Mr. Ross also said that America’s trade deficit with Canada was “blameless” because it was the result of energy needs, rather than misdeeds. And he dismissed the idea that Mr. Trump was really ready to pull out of Nafta.
“The first guiding principle is do no harm,” Mr. Ross said at a Bipartisan Policy Center forum on Wednesday.
Early moves by Robert Lighthizer, the newly installed United States trade representative, have also been surprisingly conventional.
The language in a letter that Mr. Lighthizer sent to Congress last month giving official notice that the administration planned to renegotiate Nafta strongly echoed the wording used by the Obama administration when it laid out its negotiating objectives for the multicountry T.P.P. two years ago.
Both administrations, for example, called for modernizing the trade agreements for a digital age, addressing competition with state-owned enterprises and developing provisions to protect intellectual property rights.
To trade experts, the similar goals indicated that the problems Mr. Trump and some in his administration have expressed about T.P.P. involved the politics of the pact more than its substance.
“If we could wipe away memories of the 2016 campaign and call T.P.P. something different, it would have support,” said Scott S. Lincicome, an international trade lawyer at the law firm White & Case.
Sharp divisions over trade remain in the White House. Nationalists such as Stephen K. Bannon, Mr. Trump’s chief political strategist, and Peter Navarro, the chief trade adviser, are urging the president to take a more protectionist approach, and officials like Gary D. Cohn, the president’s chief economic adviser, and Steven Mnuchin, the Treasury secretary, are expressing more openness to free trade. Mr. Cohn, Secretary of State Rex W. Tillerson and Defense Secretary Jim Mattis all expressed support for T.P.P. before joining the administration.
The administration is now in the position of trying to reap the benefits that the Pacific trade agreement could have yielded while operating in the framework of the bilateral trade agreements that Mr. Trump prefers. It remains unclear what kind of concessions Mr. Trump will be able to extract from Canada and Mexico in negotiations over Nafta outside the context of a broader agreement.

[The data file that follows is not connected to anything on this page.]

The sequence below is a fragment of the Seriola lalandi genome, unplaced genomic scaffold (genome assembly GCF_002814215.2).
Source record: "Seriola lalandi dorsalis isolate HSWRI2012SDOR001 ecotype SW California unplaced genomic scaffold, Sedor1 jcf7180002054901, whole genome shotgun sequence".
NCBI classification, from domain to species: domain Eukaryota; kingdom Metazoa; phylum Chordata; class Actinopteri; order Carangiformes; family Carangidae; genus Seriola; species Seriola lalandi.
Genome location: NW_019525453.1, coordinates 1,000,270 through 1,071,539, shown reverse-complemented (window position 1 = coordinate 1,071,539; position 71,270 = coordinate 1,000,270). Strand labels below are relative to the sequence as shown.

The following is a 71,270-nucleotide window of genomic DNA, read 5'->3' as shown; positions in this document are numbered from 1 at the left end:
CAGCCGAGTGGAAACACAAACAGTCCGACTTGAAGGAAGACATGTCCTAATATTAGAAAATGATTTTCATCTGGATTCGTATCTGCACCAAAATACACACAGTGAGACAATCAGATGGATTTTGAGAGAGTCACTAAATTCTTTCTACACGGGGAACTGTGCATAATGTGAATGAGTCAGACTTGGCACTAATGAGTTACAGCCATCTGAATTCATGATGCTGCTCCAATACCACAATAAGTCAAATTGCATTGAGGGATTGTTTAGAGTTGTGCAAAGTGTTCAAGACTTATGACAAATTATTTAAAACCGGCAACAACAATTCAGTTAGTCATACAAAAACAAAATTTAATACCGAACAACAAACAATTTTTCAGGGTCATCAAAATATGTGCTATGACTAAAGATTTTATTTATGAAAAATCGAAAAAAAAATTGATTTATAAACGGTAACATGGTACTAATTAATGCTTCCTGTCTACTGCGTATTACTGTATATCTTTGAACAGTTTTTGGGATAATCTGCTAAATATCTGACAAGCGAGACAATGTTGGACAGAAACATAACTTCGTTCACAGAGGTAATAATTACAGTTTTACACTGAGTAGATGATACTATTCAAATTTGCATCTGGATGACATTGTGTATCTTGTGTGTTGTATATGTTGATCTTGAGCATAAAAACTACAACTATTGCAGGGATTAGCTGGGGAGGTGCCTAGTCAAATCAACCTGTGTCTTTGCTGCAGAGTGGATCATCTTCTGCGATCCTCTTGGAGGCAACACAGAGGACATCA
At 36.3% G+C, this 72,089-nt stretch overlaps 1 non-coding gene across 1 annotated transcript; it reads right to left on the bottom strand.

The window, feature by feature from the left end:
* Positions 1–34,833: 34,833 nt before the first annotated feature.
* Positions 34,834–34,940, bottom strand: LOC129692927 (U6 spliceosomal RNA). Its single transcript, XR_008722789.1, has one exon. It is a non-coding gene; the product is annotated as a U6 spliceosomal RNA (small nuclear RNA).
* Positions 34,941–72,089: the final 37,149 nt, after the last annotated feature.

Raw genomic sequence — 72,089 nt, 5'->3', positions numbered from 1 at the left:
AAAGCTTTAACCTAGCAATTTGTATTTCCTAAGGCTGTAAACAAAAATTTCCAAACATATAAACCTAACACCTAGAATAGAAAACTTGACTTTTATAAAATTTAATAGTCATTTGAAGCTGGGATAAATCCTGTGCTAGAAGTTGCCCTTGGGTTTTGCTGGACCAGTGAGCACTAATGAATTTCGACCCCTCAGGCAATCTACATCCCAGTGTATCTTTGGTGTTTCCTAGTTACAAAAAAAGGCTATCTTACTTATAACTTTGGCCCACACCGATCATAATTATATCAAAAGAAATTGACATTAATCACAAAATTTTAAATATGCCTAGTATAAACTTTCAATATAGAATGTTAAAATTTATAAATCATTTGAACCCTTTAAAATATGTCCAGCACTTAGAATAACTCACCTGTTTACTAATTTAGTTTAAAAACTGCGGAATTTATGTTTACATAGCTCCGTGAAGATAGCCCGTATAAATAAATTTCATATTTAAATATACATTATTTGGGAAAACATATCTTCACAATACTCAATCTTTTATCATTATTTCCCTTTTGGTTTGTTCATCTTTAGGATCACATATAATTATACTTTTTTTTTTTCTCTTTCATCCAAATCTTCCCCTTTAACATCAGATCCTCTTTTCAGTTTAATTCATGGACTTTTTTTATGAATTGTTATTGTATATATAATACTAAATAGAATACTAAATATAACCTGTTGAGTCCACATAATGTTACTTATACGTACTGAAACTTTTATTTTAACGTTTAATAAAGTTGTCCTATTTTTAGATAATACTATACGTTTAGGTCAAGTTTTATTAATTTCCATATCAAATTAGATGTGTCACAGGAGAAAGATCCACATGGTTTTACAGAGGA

“In T.P.P., countries agreed to a whole bunch of rules for us because they were getting access to Japan, which they couldn’t get on their own,” said Michael Froman, the United States trade representative under President Barack Obama. “The question now is how Mexico and Canada sell this at home — making these unilateral concessions to us — in exchange for nothing.”
The talks will be Mr. Trump’s biggest test yet as a deal maker on the international stage, and they could determine how other countries approach the administration in future one-on-one negotiations.
Despite Mr. Trump’s contention that multilateral deals are bad for Americans, Mr. Ross said while speaking last week at the US-Asean Business Council, a group that advocates United States companies operating in Southeast Asia, that there were some “good aspects” to the T.P.P. In an interview with CNBC this week, he suggested that he was “open to resuming” discussions with European countries about the very similar Trans-Atlantic Trade and Investment Partnership deal that has been frozen since last year.
The Nafta talks are expected to start in August after a 90-day waiting period begun by the administration’s letter to Congress. The administration will offer more specific negotiating objectives in July. Mr. Ross said he hoped that issues surrounding subsidies for Mexican sugar and for Canadian dairy products and softwood lumber could be addressed before the talks begin in earnest.
The administration has said it hopes to reach a deal by January. Major changes to Nafta require congressional approval in the United States and in Mexico. And the resistance of some Republicans to Mr. Trump’s trade agenda could create a rare instance in which he needs the support of Democrats. However, even those Democrats who agree with the president may be reluctant to back such a deal ahead of next year’s midterm elections.
Thus far, progressive groups, which saw trade as an area of potential alignment with the Trump administration, have not been impressed with what they have heard. They are increasingly concerned that Mr. Trump may end up on a path to what they call “T.P.P. 2.0,” and that grand plans to make trade deals fairer will not pan out.
“I see that the administration may be backing itself into another T.P.P. debacle where they spend time negotiating an agreement that they cannot get through Congress or they negotiate that would have the opposite outcome of what Trump promised in terms of lowering the trade deficit and bringing back manufacturing jobs,” said Lori Wallach, director of Public Citizen’s Global Trade Watch. “In which case it could become an political albatross around his neck.”